Life City (retrieved from


A Philosophical Epiphany

Sonder is the word that was created by John Koenig. According to Koenig it is, “ the realization that each random passerby is living a life as vivid and complex as your own.” This will be our point of departure. Have you ever sat in a park and observed your surroundings? If you’re in a busy city like Toronto, the correct term might be people watching. I do it all the time. But when I do this, I try my hardest to push aside judgments and preconceived notions. People who wear nice clothing aren’t always nice, and people who wear dirty clothes aren’t always mean and scary — at least in my experience. With the judgments aside, I just watch. People talking, laughing, smiling — but why?

What’s your story like?

I believe Sonder to be real. It echoes of the ancient ideas of harmonization, unification and the cessation of what we call ‘I’ in Eastern Philosophy. In short, when we dissolve ‘I’ we also dissolve ‘other’, thus we see everyone as different configurations of ourselves. You can imagine how important this is to becoming more accepting of others. What makes you who you are? What do you value in life? Which miniature stories make up the bigger story in your life? I think it is important we know what makes us who we are, so that we can rely on one way of knowing we have purpose in our lives.

When we discuss our lives to others, we have the tendency to privilege the more successful artifacts of our past. I’ll be the first to admit that I do this. Paradoxically, pain has brought me closer to people than any academic or workplace achievement ever has. Our ability as humans to connect to one another, to share our stories of pain, is what I believe to be one of our most powerful assets. Each of us lives with pain, but what makes this such a beautiful thing is that we have learned to lead meaningful lives with pain. It is consoling to know that there are people out there with the same pain, ready to take the necessary steps on how to live with it. You could even be that person.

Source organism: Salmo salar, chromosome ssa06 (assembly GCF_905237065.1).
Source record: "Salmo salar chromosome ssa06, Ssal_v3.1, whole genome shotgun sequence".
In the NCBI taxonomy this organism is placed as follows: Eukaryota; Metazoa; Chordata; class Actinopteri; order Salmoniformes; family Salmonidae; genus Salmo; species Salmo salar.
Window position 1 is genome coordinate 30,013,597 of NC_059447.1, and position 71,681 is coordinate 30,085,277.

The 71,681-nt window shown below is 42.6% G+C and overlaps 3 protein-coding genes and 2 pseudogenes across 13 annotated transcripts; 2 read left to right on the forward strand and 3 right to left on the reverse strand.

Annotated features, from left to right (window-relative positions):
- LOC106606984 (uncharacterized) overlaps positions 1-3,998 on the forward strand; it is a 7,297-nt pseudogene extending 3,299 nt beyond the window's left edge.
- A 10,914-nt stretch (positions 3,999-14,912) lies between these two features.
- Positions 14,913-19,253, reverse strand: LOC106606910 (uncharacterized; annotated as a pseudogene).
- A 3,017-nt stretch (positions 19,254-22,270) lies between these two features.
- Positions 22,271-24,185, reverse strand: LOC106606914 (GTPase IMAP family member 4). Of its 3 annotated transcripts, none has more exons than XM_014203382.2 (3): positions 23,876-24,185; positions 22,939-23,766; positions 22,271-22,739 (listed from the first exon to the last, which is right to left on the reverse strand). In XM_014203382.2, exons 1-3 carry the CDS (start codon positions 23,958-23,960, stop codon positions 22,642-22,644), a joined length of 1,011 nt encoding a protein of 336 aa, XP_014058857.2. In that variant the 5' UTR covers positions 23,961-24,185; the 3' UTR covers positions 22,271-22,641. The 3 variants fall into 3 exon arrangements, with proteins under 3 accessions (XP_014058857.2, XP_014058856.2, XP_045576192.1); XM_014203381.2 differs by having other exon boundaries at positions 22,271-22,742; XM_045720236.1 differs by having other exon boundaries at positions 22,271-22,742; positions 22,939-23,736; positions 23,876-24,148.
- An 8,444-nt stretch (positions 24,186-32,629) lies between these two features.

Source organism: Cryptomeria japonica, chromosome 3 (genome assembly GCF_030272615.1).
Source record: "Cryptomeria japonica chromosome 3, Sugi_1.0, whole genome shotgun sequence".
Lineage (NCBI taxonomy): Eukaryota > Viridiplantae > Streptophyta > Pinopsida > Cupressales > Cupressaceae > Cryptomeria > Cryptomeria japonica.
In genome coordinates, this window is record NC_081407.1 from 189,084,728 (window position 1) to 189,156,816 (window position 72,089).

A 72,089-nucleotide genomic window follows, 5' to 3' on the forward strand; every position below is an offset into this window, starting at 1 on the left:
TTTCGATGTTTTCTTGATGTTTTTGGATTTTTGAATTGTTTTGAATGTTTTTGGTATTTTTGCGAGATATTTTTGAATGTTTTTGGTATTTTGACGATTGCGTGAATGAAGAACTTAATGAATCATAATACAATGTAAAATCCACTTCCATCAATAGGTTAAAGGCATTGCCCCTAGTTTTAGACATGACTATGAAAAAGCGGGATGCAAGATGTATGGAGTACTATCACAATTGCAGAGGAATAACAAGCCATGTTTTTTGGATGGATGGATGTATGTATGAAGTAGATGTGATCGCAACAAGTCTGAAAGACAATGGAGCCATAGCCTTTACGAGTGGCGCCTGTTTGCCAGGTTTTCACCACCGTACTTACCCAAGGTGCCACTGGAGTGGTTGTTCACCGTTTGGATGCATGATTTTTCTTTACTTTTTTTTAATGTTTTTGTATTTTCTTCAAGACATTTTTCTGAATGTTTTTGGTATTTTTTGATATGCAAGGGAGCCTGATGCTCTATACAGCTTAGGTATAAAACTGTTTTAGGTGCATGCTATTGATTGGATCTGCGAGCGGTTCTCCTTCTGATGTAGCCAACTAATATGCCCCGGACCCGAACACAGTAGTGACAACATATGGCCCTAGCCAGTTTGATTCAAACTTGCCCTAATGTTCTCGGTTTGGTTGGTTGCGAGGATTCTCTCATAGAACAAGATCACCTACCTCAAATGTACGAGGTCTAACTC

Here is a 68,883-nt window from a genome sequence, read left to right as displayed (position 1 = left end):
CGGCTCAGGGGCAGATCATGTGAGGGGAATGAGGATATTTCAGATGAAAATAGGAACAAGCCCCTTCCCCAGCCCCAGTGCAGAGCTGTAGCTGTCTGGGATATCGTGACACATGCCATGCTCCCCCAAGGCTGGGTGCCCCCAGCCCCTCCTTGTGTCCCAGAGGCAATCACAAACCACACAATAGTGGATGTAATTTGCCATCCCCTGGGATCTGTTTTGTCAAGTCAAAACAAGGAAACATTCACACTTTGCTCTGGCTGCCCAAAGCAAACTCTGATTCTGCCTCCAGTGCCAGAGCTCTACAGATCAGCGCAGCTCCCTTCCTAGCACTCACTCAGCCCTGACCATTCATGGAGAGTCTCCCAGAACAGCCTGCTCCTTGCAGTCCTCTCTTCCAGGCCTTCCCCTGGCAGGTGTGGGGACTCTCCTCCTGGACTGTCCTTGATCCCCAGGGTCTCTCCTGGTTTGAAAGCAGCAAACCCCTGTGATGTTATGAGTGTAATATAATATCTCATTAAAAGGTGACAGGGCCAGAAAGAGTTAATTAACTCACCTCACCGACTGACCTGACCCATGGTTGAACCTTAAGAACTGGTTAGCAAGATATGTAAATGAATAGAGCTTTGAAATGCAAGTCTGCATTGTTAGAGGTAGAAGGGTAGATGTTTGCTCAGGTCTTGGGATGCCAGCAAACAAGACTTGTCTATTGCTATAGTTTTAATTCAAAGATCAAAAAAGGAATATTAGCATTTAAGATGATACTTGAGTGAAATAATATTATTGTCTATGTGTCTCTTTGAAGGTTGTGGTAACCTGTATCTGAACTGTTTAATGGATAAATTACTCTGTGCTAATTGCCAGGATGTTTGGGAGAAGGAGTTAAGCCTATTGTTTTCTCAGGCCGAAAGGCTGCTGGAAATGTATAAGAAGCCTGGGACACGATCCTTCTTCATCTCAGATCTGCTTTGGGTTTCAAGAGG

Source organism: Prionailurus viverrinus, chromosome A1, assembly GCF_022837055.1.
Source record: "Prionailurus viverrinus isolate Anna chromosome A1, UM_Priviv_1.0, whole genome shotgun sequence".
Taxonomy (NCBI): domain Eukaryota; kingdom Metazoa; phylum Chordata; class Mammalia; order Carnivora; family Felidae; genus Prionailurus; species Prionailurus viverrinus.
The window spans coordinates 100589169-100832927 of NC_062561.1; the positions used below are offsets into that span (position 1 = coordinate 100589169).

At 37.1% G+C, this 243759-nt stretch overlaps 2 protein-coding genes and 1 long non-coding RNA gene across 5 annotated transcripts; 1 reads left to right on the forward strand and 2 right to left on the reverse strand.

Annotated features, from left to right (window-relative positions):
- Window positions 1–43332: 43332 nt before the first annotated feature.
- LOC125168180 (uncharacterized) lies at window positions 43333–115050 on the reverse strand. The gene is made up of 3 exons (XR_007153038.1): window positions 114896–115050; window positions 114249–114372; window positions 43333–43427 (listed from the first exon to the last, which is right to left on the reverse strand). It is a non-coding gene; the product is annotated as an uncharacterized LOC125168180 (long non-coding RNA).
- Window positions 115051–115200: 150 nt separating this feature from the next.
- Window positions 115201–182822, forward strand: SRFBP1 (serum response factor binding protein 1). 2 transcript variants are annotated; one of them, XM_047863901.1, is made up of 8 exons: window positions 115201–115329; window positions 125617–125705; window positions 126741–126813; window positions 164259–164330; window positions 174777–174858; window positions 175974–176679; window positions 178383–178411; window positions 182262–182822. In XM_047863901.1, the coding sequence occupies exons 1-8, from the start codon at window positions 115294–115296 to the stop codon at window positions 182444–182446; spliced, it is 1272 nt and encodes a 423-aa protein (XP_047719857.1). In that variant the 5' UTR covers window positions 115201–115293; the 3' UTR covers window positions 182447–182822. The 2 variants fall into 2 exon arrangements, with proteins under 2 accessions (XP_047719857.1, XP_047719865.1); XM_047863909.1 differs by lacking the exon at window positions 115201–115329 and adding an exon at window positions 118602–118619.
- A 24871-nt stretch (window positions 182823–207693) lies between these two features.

At the crossroads

I like to think of one thing when I meet new people. Am I going to add something positive or negative to their story? This helps me set the groundwork of how I intend to give this person my attention and respect. I also see it as an opportunity to work on my skills as a listener. I want whoever is interacting with me to leave feeling like they felt heard — because sometimes that’s all we need. If others are living lives just as vivid and complex as ours, with aspirations, fears and anxieties just like your own, why not endeavor to understand them? I may not be able to solve or cure your problems, but I am interested in hearing what it is you feel comfortable sharing.

I believe there is immense power in simply talking about things. Even more so, I place importance on the discussion of opinions. You’ll be amazed at how you can guide a conversation by replying ‘why?’ over and over. People really do have a lot to share if you create the atmosphere in which they feel comfortable doing so!

In Closing

Get out there and start talking to people. Personally, I average one conversation with someone I don’t know each day. Again, these are opportunities to discuss ideas, become a better listener and conversationalist. Remember…Sonder! This can even extend to people you know. Shoot someone a casual text asking how they are, or invite them out to coffee. Catching up with people you care about can’t be a bad thing, right? Let them update you on their story, and you can do the same. It is a good feeling knowing someone is in your corner.

** Thank you for taking the time to read my story. I appreciate your support. If you enjoyed this (or if you didn’t) please leave a comment down below! **